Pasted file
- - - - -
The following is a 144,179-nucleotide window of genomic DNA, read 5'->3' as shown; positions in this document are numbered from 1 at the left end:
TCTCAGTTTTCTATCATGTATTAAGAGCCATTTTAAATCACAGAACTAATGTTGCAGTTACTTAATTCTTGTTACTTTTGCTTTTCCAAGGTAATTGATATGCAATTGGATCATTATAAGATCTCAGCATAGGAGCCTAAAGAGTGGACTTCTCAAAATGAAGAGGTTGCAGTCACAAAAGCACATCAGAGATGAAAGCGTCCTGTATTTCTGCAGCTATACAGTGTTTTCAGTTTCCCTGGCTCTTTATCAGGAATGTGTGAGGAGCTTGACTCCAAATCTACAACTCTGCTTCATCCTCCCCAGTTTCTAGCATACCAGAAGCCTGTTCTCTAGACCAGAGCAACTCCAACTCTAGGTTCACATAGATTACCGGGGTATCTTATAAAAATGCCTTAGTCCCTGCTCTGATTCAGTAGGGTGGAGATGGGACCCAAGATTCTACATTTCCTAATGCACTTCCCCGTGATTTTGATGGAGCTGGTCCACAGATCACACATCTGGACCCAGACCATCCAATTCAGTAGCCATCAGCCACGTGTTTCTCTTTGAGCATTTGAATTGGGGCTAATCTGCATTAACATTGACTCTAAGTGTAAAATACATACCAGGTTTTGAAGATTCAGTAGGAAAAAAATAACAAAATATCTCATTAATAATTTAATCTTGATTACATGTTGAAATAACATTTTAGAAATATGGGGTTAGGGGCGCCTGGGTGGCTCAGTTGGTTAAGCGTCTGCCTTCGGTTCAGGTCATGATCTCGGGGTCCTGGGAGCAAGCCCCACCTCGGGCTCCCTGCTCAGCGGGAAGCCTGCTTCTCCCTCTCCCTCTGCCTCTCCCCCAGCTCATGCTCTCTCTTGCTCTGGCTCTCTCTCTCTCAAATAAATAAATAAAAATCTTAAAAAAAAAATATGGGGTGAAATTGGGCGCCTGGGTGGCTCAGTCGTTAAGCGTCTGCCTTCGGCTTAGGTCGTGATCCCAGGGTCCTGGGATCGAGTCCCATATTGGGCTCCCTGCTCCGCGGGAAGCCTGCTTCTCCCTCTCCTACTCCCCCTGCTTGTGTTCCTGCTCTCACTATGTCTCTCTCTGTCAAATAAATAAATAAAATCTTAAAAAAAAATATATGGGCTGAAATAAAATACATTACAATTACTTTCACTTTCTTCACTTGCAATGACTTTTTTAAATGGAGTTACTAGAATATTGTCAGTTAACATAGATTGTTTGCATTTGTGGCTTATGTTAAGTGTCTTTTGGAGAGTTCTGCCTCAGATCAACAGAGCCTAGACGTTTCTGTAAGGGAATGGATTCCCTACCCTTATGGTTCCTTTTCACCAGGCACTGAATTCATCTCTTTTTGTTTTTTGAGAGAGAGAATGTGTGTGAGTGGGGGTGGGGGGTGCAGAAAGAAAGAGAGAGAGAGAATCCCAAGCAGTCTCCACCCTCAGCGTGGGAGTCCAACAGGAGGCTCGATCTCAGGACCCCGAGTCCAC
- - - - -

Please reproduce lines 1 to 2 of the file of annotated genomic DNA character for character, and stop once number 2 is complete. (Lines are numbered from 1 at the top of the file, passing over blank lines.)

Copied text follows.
The following is a 144,179-nucleotide window of genomic DNA, read 5'->3' as shown; positions in this document are numbered from 1 at the left end:
TCTCAGTTTTCTATCATGTATTAAGAGCCATTTTAAATCACAGAACTAATGTTGCAGTTACTTAATTCTTGTTACTTTTGCTTTTCCAAGGTAATTGATATGCAATTGGATCATTATAAGATCTCAGCATAGGAGCCTAAAGAGTGGACTTCTCAAAATGAAGAGGTTGCAGTCACAAAAGCACATCAGAGATGAAAGCGTCCTGTATTTCTGCAGCTATACAGTGTTTTCAGTTTCCCTGGCTCTTTATCAGGAATGTGTGAGGAGCTTGACTCCAAATCTACAACTCTGCTTCATCCTCCCCAGTTTCTAGCATACCAGAAGCCTGTTCTCTAGACCAGAGCAACTCCAACTCTAGGTTCACATAGATTACCGGGGTATCTTATAAAAATGCCTTAGTCCCTGCTCTGATTCAGTAGGGTGGAGATGGGACCCAAGATTCTACATTTCCTAATGCACTTCCCCGTGATTTTGATGGAGCTGGTCCACAGATCACACATCTGGACCCAGACCATCCAATTCAGTAGCCATCAGCCACGTGTTTCTCTTTGAGCATTTGAATTGGGGCTAATCTGCATTAACATTGACTCTAAGTGTAAAATACATACCAGGTTTTGAAGATTCAGTAGGAAAAAAATAACAAAATATCTCATTAATAATTTAATCTTGATTACATGTTGAAATAACATTTTAGAAATATGGGGTTAGGGGCGCCTGGGTGGCTCAGTTGGTTAAGCGTCTGCCTTCGGTTCAGGTCATGATCTCGGGGTCCTGGGAGCAAGCCCCACCTCGGGCTCCCTGCTCAGCGGGAAGCCTGCTTCTCCCTCTCCCTCTGCCTCTCCCCCAGCTCATGCTCTCTCTTGCTCTGGCTCTCTCTCTCTCAAATAAATAAATAAAAATCTTAAAAAAAAAATATGGGGTGAAATTGGGCGCCTGGGTGGCTCAGTCGTTAAGCGTCTGCCTTCGGCTTAGGTCGTGATCCCAGGGTCCTGGGATCGAGTCCCATATTGGGCTCCCTGCTCCGCGGGAAGCCTGCTTCTCCCTCTCCTACTCCCCCTGCTTGTGTTCCTGCTCTCACTATGTCTCTCTCTGTCAAATAAATAAATAAAATCTTAAAAAAAAATATATGGGCTGAAATAAAATACATTACAATTACTTTCACTTTCTTCACTTGCAATGACTTTTTTAAATGGAGTTACTAGAATATTGTCAGTTAACATAGATTGTTTGCATTTGTGGCTTATGTTAAGTGTCTTTTGGAGAGTTCTGCCTCAGATCAACAGAGCCTAGACGTTTCTGTAAGGGAATGGATTCCCTACCCTTATGGTTCCTTTTCACCAGGCACTGAATTCATCTCTTTTTGTTTTTTGAGAGAGAGAATGTGTGTGAGTGGGGGTGGGGGGTGCAGAAAGAAAGAGAGAGAGAGAATCCCAAGCAGTCTCCACCCTCAGCGTGGGAGTCCAACAGGAGGCTCGATCTCAGGACCCCGAGTCCAC